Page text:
Dozens of somber Santa Barbara residents, community leaders, and members of the LBGT community took to the steps of City Hall on Wednesday to denounce the hate crime assault committed on two gay men New Year’s Eve. “We are not afraid, and we stand by the victims,” said David Selberg, executive director of Pacific Pride Foundation. “Santa Barbara is no place for hate.”
The unidentified victims had left a downtown bar at around 1:45 a.m. and were walking toward their car near the corner of Ortega and Chapala streets when they were approached by three men, described by police as white, in their twenties, with shaved heads and dark clothing. The suspects reportedly shouted bigoted slurs and proceeded to attack the victims. One of the victims suffered a broken jaw and a severe head laceration that required staples to close. The other escaped with only minor injuries.
Press Conference on NYE Hate Crime
The authorities have so far released little information on the incident other than a short phone video taken by a witness on the scene that shows the three suspects punching and jostling a lone victim in front of Romanti Ezer restaurant. A taxi cab drives slowly through the intersection, but no other people appear in the frame.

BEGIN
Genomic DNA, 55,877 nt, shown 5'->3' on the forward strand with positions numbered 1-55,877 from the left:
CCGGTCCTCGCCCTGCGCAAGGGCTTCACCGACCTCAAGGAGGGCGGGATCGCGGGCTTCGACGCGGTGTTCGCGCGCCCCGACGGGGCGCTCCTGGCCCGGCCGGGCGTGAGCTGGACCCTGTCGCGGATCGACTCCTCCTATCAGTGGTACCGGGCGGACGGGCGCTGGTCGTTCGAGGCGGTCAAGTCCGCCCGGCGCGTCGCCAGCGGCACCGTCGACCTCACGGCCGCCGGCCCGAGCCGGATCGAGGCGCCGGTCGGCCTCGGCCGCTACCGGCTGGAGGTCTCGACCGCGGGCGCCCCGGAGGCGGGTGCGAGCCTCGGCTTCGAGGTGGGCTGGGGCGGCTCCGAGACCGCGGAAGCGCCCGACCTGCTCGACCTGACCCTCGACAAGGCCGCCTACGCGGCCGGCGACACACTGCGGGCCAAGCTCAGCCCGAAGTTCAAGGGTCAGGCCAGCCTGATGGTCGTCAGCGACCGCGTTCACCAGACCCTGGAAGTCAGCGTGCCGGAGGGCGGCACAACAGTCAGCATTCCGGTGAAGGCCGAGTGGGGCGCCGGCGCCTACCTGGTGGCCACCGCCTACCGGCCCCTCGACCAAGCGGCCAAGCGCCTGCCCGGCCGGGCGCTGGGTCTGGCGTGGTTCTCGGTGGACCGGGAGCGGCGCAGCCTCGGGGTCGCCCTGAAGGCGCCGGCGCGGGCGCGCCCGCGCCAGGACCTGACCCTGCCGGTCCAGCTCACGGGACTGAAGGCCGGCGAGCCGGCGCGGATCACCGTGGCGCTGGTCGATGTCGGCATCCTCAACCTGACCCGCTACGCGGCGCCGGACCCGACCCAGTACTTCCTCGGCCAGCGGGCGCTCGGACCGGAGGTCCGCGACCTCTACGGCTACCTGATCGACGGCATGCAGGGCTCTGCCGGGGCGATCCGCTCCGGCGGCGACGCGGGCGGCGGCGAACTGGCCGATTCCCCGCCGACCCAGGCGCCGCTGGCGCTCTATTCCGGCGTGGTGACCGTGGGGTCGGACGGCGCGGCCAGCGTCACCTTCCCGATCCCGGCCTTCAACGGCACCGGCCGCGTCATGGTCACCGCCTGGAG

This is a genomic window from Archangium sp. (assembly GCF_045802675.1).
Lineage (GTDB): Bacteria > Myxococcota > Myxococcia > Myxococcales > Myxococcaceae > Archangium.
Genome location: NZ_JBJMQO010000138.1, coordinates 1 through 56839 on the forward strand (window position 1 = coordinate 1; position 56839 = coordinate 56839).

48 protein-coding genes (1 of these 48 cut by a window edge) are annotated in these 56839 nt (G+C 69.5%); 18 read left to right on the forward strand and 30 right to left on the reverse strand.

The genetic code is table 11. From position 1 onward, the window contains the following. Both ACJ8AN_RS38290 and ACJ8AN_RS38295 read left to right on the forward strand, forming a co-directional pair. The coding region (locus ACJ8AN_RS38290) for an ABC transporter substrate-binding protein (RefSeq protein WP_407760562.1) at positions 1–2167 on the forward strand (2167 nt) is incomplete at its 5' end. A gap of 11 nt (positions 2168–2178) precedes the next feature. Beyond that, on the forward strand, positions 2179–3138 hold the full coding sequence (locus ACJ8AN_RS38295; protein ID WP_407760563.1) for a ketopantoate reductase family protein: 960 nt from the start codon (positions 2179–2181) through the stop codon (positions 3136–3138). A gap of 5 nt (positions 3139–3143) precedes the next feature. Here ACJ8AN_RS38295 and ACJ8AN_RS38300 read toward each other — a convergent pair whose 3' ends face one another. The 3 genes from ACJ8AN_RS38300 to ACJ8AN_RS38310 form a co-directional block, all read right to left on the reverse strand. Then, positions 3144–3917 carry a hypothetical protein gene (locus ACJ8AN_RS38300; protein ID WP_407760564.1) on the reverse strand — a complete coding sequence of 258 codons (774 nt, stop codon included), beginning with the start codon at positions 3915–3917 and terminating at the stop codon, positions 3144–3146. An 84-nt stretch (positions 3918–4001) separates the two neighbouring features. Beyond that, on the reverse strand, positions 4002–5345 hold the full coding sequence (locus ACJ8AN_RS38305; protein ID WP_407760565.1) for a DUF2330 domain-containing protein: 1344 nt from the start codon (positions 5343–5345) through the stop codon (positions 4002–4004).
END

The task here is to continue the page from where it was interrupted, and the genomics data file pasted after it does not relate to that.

Police are asking the public to call with information that may help the investigation, but are otherwise staying tight-lipped on what the department knows at this point. During Wednesday’s press conference, Assistant Police Chief Frank Mannix noted that detectives are sifting through cab permitting records to determine who may have been driving the car.
Mannix went on to say there is no indication the victims did anything to prompt the attack, explaining, “They weren’t assaulted because they’d done anything wrong. They were assaulted because of who they were.”
Mayor Helene Schneider promised that city officials are doing everything they can to prosecute the crime. She thanked Selberg for organizing a formal response so quickly. Shortly after, the crowd quietly marched past De la Guerra Plaza and across State Street — passing gay pride flags coincidently hanging on downtown light posts this week — before stopping for a moment of silence at the site of the assault.